In the next two days, you will also receive gifts from your family and friends. How will you receive them? Will it be with anger, or with gratitude? Of course, the answer is with gratitude, at least on the surface. No one is going to receive a gift and not offer at least a polite “thank you.” The question is, how will we honor the giver? Will we receive with gratitude and still hold a grudge between us and them? Or will our gratitude reflect a spirit of reconciliation, with an expressed desire to work towards a better relationship? The offering of a gift, or the receiving of a gift is supposed to bring giver and receiver closer together. So, give with love, and receive with gratitude.
In the next two days, you will also receive a gift from Christ. Actually, there are many gifts we will receive from Christ. First, we will receive another Christmas, another year blessed with life that comes from the Giver of Life, the Lord. Second, most of us have someone to spend Christmas with—family, friends—another gift from the Lord. Third, the food we eat, the laughter we’ll have, the joy we’ll feel, these are all gifts from the Lord. The most important gift of the Lord will be the opportunity to worship Him this Christmas. To pray in church, to sing hymns of praise to Him, to hear the scriptures once again, hopefully now with new ears and new hearts. And most importantly, to receive Him in the Eucharist, the Divine Thanksgiving.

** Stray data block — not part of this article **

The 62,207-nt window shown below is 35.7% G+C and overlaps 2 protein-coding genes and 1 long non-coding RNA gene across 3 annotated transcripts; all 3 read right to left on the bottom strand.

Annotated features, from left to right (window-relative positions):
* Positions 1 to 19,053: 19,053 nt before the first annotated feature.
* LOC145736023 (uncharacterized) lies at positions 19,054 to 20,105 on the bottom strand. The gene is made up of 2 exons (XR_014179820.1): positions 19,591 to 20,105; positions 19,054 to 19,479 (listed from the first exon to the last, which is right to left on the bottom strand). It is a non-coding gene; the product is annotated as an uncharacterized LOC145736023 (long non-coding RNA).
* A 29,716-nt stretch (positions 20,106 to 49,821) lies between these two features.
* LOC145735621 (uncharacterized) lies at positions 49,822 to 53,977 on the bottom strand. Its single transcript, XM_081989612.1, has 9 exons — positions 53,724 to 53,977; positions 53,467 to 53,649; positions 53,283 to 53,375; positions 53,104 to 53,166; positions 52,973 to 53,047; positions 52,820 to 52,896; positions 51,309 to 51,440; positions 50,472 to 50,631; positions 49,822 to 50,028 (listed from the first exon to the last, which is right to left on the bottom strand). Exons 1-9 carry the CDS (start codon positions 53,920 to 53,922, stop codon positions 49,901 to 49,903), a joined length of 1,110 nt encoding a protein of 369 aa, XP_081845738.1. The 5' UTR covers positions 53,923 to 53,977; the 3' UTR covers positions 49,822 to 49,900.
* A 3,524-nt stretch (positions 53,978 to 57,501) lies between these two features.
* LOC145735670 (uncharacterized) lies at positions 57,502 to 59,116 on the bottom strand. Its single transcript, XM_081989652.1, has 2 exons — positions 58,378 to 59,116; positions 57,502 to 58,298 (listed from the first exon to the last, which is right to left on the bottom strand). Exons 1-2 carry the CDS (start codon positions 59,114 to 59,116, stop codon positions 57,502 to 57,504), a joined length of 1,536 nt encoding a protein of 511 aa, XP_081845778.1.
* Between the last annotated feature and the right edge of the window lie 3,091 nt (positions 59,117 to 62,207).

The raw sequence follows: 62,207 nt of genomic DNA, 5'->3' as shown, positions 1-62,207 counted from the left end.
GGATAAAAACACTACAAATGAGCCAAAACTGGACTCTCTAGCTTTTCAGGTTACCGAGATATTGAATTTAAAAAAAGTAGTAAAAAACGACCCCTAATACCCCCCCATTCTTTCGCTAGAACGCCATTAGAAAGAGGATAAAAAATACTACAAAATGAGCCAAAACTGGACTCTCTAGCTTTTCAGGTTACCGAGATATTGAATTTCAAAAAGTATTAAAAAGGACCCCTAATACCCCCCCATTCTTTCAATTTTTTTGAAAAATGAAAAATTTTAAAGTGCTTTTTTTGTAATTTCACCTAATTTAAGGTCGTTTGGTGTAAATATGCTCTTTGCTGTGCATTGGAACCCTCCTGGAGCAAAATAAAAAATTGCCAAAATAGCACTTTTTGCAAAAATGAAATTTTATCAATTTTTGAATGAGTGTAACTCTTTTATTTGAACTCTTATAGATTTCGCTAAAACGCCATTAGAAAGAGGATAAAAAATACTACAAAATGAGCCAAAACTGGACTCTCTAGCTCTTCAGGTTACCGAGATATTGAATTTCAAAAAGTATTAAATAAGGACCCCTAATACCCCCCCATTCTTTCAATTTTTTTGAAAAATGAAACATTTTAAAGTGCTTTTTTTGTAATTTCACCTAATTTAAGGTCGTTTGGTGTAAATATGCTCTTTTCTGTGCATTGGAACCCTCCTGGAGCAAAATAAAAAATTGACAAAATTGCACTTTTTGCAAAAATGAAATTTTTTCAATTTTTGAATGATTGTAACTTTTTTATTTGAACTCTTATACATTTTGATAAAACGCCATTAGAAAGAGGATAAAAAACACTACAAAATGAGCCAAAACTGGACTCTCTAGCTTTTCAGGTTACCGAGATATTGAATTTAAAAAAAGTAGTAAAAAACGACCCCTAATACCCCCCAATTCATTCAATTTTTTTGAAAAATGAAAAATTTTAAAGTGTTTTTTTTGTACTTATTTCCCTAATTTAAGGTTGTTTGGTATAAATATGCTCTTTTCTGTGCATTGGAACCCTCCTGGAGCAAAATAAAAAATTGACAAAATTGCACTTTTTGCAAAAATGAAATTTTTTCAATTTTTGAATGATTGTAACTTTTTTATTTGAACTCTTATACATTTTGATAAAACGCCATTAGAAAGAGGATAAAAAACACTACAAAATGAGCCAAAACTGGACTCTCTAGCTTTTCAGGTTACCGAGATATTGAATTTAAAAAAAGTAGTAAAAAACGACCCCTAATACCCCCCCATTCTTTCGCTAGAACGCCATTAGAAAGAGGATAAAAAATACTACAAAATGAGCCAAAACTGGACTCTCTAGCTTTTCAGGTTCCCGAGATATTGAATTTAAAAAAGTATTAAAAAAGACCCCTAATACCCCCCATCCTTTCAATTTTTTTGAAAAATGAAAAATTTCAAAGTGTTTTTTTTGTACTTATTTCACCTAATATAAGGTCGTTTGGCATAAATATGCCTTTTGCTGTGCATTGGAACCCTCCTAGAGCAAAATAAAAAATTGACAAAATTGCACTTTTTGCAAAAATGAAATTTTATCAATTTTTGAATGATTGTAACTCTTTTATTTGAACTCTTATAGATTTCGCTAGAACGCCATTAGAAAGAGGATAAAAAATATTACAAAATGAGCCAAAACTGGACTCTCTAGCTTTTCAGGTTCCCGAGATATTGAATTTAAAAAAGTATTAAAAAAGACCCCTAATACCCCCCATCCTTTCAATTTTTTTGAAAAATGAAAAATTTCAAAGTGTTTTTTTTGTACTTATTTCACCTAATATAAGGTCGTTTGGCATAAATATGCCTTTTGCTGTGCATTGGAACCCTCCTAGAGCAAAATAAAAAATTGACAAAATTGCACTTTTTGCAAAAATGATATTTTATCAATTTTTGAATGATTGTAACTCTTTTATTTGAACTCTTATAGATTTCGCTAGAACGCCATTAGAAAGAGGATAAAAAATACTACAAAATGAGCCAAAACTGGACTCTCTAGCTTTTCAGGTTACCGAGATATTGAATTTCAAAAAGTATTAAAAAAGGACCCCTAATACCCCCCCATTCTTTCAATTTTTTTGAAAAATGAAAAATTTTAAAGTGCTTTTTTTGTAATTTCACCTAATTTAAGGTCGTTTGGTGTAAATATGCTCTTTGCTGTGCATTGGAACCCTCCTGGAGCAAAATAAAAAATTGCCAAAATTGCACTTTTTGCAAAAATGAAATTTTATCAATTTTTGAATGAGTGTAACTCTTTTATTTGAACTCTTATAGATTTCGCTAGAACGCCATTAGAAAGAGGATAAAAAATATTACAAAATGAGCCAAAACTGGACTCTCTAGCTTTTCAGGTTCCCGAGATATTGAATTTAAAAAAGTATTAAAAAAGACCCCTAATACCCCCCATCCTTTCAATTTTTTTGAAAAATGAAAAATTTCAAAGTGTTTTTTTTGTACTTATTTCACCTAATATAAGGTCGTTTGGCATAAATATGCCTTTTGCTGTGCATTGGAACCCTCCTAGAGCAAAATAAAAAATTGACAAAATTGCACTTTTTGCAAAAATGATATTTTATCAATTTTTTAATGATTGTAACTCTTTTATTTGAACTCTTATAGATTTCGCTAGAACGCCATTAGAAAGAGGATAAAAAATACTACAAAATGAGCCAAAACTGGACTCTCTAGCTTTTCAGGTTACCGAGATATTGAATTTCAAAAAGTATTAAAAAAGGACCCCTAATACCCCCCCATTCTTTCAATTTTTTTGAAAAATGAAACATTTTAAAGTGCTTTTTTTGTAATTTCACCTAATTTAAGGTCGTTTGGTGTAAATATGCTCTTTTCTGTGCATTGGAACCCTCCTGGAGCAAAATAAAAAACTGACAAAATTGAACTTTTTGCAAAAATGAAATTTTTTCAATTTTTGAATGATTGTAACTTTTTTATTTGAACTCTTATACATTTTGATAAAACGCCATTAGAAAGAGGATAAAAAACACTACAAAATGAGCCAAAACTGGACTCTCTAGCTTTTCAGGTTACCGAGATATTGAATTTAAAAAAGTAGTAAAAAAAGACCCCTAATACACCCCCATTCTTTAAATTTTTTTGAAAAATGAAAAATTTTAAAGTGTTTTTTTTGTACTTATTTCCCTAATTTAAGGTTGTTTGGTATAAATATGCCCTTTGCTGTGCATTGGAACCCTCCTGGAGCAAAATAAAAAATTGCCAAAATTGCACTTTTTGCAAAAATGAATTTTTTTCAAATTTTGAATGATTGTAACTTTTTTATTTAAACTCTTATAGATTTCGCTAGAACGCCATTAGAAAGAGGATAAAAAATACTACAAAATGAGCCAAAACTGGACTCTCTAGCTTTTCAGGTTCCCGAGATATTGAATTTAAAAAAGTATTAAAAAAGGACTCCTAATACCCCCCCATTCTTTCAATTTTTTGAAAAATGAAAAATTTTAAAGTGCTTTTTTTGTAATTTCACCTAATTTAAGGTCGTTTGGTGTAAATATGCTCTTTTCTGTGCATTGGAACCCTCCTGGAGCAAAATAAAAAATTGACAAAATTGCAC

When you receive Christ, through prayer, worship, or the Eucharist, how do you receive Him? With a sense of entitlement? With a sense of gratitude? Does this encounter between giver (Him) and receiver (you) bring you closer to Him? Or it is done out of mere habit? We are supposed to receive with gratitude, offering thanks to God with our words, and more important, with our actions. I have for a long time corrected those who use the phrase “take Communion” by saying that we “receive” Communion. We “take” things out of a sense of entitlement. We receive things with gratitude. So, receive Christ with gratitude, and after this holiday is over, keep gratitude as part of your daily life. We hear the phrase “Keep Christ in Christmas.” But we need to keep Him in everyday life. And we need to thank Him not only on Christmas, but every day. We need to live for Him and in Him every day, not just on Christmas.